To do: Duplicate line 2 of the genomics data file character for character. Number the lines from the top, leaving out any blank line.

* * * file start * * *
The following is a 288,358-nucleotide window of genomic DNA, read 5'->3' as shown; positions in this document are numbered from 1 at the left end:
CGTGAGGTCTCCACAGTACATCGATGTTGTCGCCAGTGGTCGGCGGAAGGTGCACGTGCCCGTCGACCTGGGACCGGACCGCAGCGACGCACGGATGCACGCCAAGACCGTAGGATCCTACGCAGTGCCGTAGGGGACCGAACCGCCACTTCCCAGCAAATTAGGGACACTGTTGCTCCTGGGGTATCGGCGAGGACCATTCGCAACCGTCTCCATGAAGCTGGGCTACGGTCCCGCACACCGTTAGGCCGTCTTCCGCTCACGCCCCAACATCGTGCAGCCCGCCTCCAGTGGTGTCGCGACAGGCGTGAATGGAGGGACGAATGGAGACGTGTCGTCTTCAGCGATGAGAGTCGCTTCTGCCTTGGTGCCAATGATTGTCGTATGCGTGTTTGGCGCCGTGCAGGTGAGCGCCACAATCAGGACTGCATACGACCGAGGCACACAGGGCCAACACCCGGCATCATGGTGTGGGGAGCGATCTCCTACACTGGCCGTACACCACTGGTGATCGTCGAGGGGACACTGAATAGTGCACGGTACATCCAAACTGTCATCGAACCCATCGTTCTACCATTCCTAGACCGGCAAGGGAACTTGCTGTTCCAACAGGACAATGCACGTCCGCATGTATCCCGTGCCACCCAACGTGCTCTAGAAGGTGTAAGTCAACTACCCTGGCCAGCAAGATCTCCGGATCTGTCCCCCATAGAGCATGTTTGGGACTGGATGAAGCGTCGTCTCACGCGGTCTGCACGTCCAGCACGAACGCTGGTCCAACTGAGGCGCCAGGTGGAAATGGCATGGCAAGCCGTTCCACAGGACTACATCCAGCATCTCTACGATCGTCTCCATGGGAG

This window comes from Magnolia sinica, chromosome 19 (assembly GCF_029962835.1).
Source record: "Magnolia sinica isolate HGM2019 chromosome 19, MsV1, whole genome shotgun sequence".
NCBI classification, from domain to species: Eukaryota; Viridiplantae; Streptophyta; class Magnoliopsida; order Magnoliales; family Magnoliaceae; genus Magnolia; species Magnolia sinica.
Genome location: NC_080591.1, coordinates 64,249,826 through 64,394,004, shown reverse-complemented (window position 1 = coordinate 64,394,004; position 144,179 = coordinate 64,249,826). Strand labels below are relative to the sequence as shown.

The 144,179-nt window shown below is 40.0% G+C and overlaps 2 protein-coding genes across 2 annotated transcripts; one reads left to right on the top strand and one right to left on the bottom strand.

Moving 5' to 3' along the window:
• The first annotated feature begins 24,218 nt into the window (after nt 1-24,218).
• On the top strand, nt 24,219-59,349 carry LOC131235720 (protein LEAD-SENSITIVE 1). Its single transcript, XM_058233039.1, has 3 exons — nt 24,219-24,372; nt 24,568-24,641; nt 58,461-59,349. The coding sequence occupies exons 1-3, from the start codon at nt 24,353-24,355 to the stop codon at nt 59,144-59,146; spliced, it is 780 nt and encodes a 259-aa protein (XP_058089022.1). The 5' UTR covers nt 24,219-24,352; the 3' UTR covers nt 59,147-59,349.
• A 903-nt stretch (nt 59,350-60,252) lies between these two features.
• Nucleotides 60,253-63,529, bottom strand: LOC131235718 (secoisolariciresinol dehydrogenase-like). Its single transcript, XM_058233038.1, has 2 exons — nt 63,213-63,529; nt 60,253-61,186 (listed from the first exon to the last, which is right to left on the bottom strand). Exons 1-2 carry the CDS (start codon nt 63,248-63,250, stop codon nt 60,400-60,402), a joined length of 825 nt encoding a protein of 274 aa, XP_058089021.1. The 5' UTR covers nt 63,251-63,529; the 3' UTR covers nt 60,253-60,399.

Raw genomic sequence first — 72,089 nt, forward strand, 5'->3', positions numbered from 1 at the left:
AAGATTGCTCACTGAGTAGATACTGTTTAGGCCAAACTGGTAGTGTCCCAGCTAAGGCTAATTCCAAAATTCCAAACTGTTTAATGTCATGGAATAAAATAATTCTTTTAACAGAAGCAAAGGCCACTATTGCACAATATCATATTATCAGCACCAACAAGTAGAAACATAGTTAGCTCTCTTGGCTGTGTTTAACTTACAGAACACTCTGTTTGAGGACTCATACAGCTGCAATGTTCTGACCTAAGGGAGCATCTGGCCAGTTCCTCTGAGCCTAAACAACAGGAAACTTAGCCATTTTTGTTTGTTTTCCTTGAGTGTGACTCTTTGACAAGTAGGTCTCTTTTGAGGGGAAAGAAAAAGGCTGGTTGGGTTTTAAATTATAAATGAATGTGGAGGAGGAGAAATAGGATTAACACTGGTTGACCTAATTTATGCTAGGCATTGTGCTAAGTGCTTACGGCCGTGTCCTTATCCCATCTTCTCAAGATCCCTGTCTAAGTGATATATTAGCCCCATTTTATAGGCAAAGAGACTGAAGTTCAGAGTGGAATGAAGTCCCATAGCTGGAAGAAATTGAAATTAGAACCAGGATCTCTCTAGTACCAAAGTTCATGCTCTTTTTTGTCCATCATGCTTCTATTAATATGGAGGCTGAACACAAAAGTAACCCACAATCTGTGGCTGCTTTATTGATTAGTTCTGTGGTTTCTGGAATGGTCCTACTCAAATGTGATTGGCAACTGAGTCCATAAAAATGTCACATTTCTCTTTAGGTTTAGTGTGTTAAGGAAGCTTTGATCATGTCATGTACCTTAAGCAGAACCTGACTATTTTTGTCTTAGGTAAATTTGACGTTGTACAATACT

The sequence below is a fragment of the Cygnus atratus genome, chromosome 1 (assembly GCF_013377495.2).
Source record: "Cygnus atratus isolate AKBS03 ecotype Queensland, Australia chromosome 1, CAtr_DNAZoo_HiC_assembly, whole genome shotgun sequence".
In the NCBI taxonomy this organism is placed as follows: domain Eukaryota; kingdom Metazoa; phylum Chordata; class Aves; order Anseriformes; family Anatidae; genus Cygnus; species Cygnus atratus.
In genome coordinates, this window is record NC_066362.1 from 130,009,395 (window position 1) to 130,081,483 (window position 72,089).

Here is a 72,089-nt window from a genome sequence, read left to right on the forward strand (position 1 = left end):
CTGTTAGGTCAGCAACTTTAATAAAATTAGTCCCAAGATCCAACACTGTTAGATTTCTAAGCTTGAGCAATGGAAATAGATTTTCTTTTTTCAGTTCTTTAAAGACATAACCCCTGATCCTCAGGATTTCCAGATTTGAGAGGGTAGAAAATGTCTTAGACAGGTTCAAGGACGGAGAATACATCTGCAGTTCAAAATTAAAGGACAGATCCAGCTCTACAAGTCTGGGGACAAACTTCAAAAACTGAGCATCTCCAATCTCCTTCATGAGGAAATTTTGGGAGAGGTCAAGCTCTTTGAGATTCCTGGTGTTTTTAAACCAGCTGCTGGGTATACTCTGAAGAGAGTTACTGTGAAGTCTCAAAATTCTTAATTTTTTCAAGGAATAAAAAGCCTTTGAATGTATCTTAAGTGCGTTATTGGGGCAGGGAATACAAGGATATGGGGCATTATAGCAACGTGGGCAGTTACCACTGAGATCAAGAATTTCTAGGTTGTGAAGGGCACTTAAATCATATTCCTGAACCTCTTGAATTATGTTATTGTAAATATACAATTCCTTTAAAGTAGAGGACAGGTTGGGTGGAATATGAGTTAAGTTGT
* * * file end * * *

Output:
CGTGAGGTCTCCACAGTACATCGATGTTGTCGCCAGTGGTCGGCGGAAGGTGCACGTGCCCGTCGACCTGGGACCGGACCGCAGCGACGCACGGATGCACGCCAAGACCGTAGGATCCTACGCAGTGCCGTAGGGGACCGAACCGCCACTTCCCAGCAAATTAGGGACACTGTTGCTCCTGGGGTATCGGCGAGGACCATTCGCAACCGTCTCCATGAAGCTGGGCTACGGTCCCGCACACCGTTAGGCCGTCTTCCGCTCACGCCCCAACATCGTGCAGCCCGCCTCCAGTGGTGTCGCGACAGGCGTGAATGGAGGGACGAATGGAGACGTGTCGTCTTCAGCGATGAGAGTCGCTTCTGCCTTGGTGCCAATGATTGTCGTATGCGTGTTTGGCGCCGTGCAGGTGAGCGCCACAATCAGGACTGCATACGACCGAGGCACACAGGGCCAACACCCGGCATCATGGTGTGGGGAGCGATCTCCTACACTGGCCGTACACCACTGGTGATCGTCGAGGGGACACTGAATAGTGCACGGTACATCCAAACTGTCATCGAACCCATCGTTCTACCATTCCTAGACCGGCAAGGGAACTTGCTGTTCCAACAGGACAATGCACGTCCGCATGTATCCCGTGCCACCCAACGTGCTCTAGAAGGTGTAAGTCAACTACCCTGGCCAGCAAGATCTCCGGATCTGTCCCCCATAGAGCATGTTTGGGACTGGATGAAGCGTCGTCTCACGCGGTCTGCACGTCCAGCACGAACGCTGGTCCAACTGAGGCGCCAGGTGGAAATGGCATGGCAAGCCGTTCCACAGGACTACATCCAGCATCTCTACGATCGTCTCCATGGGAG